Ron Watteyne is almost at a loss for words when trying to describe how meaningful the Bowron Lakes chain is to the paddlers who are lucky enough to live near it.
“It’s a real gem,” the president of the Blackwater Paddlers manages to say after thinking about it for a moment. “I don’t know if there’s any place like it in the world, where you can start in one place and paddle for 116 km and end up back where you started from.”
The chain consists of nine lakes that are connected by streams or trails, and the whole thing is in the shape of a skewed rectangle, so paddlers finish in the same place they started when they undertake the trip.
At this year’s Blackwater Paddlers annual wrap-up, which will take place at Shiraoi House this Thursday (Nov. 14) at 7 p.m., Jeff Dinsdale will delve into the history of the chain and the surrounding park for what is sure to be an enthralled audience.
“I’m going to be starting with the First Nations and occupation of the Bowrons, which goes back probably 4,000 years,” he says. “And I’m going to be working through right up to the present.”
Dinsdale, like many who have been lucky enough to paddle the Bowron Lake chain, is enamoured by the area and grateful to be able to live so near.
“It’s clearly one of the top paddling destinations in the world,” he says. “There’s no question about it. Often, when you’re in the Bowron, you’re talking to people that have flown from Europe. They’ve come from all over the world to paddle there, and it takes us an hour to drive there.”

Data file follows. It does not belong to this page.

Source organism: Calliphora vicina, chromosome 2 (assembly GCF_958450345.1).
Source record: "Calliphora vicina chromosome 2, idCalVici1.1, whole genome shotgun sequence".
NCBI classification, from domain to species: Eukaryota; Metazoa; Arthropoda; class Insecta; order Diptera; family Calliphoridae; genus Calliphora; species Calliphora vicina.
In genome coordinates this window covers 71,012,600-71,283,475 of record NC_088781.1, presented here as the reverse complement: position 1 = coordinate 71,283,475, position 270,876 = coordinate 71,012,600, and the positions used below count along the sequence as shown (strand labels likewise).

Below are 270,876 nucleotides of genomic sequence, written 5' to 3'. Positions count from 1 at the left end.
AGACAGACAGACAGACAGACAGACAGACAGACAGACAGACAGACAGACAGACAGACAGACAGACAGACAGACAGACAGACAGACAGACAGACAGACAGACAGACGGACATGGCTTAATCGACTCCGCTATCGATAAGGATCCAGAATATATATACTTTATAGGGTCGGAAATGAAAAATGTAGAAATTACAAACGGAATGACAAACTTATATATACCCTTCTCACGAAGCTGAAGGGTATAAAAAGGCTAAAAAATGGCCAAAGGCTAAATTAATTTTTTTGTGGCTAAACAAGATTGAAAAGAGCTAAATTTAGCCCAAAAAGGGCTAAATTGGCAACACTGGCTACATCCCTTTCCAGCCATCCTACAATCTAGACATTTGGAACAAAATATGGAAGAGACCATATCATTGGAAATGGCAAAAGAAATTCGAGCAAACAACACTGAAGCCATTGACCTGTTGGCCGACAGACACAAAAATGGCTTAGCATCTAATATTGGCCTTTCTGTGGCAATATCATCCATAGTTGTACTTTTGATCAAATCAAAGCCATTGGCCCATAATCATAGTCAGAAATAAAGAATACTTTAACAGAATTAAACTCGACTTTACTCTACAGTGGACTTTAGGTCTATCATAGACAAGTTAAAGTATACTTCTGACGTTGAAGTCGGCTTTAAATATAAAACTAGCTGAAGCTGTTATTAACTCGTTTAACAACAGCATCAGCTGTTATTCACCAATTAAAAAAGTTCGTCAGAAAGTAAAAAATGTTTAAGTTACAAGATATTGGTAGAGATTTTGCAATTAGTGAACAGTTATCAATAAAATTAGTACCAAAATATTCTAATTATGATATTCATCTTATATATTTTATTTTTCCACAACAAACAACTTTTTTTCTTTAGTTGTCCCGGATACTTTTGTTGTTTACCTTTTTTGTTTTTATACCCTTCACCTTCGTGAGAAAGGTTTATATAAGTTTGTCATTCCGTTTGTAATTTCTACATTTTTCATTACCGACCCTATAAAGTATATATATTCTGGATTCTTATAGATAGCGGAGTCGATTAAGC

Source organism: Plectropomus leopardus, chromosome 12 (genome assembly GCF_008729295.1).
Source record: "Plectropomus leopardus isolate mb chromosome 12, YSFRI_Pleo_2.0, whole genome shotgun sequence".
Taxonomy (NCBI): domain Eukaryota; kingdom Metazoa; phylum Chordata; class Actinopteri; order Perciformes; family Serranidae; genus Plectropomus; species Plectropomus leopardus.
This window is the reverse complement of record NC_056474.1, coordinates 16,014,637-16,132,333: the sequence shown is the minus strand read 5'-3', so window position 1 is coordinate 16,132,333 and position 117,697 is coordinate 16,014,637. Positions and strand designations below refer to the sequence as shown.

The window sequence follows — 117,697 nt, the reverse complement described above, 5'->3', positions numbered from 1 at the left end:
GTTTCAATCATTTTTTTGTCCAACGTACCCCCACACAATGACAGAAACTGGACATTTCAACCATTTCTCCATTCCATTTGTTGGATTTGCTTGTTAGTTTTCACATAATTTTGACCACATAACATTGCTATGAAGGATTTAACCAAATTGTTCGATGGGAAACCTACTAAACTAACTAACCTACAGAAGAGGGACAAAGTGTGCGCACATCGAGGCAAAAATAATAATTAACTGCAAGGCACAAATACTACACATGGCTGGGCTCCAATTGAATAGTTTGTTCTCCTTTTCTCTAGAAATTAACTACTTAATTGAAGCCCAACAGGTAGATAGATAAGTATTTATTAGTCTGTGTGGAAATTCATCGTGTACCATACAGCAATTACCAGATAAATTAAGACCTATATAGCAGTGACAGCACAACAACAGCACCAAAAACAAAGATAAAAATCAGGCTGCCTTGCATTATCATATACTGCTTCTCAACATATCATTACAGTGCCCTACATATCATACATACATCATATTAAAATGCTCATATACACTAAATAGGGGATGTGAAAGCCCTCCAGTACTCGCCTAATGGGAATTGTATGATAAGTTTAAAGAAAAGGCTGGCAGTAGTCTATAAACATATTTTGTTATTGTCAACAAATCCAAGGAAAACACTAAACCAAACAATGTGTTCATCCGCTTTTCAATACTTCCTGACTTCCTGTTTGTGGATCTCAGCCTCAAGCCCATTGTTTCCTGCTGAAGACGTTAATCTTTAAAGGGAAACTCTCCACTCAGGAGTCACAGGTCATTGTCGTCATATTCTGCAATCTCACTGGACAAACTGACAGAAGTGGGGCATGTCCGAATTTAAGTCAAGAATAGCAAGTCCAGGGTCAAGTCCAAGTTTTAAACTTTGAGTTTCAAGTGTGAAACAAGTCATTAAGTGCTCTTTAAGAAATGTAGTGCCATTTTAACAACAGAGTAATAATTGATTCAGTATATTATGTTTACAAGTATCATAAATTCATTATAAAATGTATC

He says there are countless reasons as to why it is so special.
“It’s got so many features that we either aren’t aware of or take for granted,” he offers.
“The interior rainforest that runs right through the heart of the Bowron is spectacular habitat for wildlife, especially caribou,” he says.
He also mentions an impressive feat of nature that takes place in the chain every year.
“It’s the site of the longest migration for sockeye salmon in North America. They leave the ocean, swim up the Fraser to the mouth of the Bowron River — which is east of Prince George — then they swim all the way up the Bowron River and the length of Bowron Lake before they swim to the upper Bowron River and lay their eggs in the headwaters.”
In addition to the ample wildlife, the scenery is nothing to scoff at either.
“The Cariboo Mountains run all through the southern part of the Bowron Provincial Park,” Dinsdale says, “and there’s snow caps all year round.
“Most people living in Quesnel don’t realize that an hour away is such a spectacular environment.”
Dinsdale points out when the area became a provincial park in 1961, it was done so with a clear mandate to maintain a wilderness paddling destination.
“They established approximately 50 campsites around the chain and put in basic amenities, so there are pit toilets and fire rings and also special bear caches for safety,” he says.
“So that contains all of the human activity to these isolated areas that are set up to provide these services, so in the process, you can retain the beauty and nature of the area. People aren’t just camping here, there and everywhere, lighting fires in the bush and everything.”
Before the area became a provincial park, it was greatly affected by the Cariboo Gold Rush of the 1860s and was a major hunting area that sportsmen would travel to from far and wide.
“Hunting lodges were established as early as 1912,” Dinsdale says, “and hunters came from all over the world.
“That was one of the reasons that the area was turned into a wildlife preserve in 1925. It was being decimated by the hunters.”
Dinsdale will be discussing all of this and more, while showing maps and pictures to detail the extensive changes the park has undergone.
“I’m hoping it’ll get us thinking about where we go from here with the Bowron,” he says.
Entry to the special event will be by donation, and there will be snacks and refreshments on offer.